This is the end of my story. If I sought for a moral, it would be hard to attach one to a thing so slight. It could only be this, that shadow and substance are always ready to link themselves, in unexpected ways, against the diseased imagination; and that remorse can make the most transparent crystal into a mirror for its sin.
A Drift-Wood Fire. "This ae nighte, this ae nighte, Every nighte and alle, Fire and salt and candle-lighte, And Christe receive thy saule." A Lyke-Wake Dirge.
The October days grow rapidly shorter, and brighten with more concentrated light. It is but half past five, yet the sun dips redly behind Conanicut, the sunset-gun booms from our neighbor's yacht, the flag glides down from his mainmast, and the slender pennant, running swiftly up the opposite halyards, dances and flickers like a flame, and at last perches, with dainty hesitation, at the mast-head. A tint of salmon-color, burnished into long undulations of lustre, overspreads the shallower waves; but a sober gray begins to steal in beneath the sunset rays, and will soon claim even the brilliant foreground for its own. Pile a few more fragments of drift-wood upon the fire in the great chimney, little maiden, and then couch yourself before it, that I may have your glowing childhood as a foreground for those heaped relics of shipwreck and despair. You seem, in your scarlet boating-dress, Annie, like some bright tropic bird,alit for a moment beside that other bird of the tropics, flame.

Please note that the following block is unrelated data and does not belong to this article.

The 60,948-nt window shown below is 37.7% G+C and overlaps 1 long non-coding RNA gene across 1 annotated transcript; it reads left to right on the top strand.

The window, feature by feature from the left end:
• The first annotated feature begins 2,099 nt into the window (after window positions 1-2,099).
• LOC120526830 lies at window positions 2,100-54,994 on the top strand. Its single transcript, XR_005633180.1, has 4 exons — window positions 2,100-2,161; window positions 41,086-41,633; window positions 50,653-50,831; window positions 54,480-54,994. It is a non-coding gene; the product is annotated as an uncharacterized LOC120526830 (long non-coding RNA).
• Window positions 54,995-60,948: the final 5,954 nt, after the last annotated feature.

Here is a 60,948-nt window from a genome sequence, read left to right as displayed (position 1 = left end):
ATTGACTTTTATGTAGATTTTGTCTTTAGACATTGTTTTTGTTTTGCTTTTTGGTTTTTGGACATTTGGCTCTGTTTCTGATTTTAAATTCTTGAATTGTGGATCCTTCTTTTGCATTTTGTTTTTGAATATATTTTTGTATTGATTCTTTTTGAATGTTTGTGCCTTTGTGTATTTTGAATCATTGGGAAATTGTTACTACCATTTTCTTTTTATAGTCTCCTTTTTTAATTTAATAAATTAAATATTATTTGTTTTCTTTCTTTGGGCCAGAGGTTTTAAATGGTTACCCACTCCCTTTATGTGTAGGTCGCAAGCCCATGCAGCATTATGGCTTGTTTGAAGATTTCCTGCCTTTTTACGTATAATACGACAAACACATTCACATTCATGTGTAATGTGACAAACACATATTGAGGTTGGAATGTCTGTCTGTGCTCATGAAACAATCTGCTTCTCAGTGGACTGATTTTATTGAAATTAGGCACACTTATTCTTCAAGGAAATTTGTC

Thoreau thought that his temperament dated from an earlier period than the agricultural, because he preferred woodcraft to gardening; and it is also pleasant to revert to the period when men had invented neither saws nor axes, but simply picked up their fuel in forests or on ocean-shores. Fire is a thing which comes so near us, and combines itself so closely with our life, that we enjoy it best when we work for it in some way, so that our fuel shall warm us twice, as the country people say,--once in the getting, and again in the burning. Yet no work seems to have more of the flavor of play in it than that of collecting drift-wood on some convenient beach, or than this boat-service of ours, Annie, when we go wandering from island to island in the harbor, and glide over sea-weedgroves and the habitations of crabs,--or to the flowery and ruined bastions of Rose Island,--or to those caves at Coaster's Harbor where we played Victor Hugo, and were eaten up in fancy by a cuttle-fish. Then we voyaged, you remember, to that further cave in, the solid rock, just above low-water-mark, a cell unapproachable by land, and high enough for you to stand erect. There you wished to play Constance in Marmion, and to be walled up alive, if convenient; but as it proved impracticable on that day, you helped me to secure some bits of drift-wood instead. Longer voyages brought waifs from remoter islands,--whose very names tell, perchance, the changing story of mariners long since wrecked,--isles baptized Patience and Prudence, Hope and Despair. And other relics bear witness of more distant beaches, and of those wrecks which still lie, sentinels of ruin, along Brenton's Point and Castle Hill.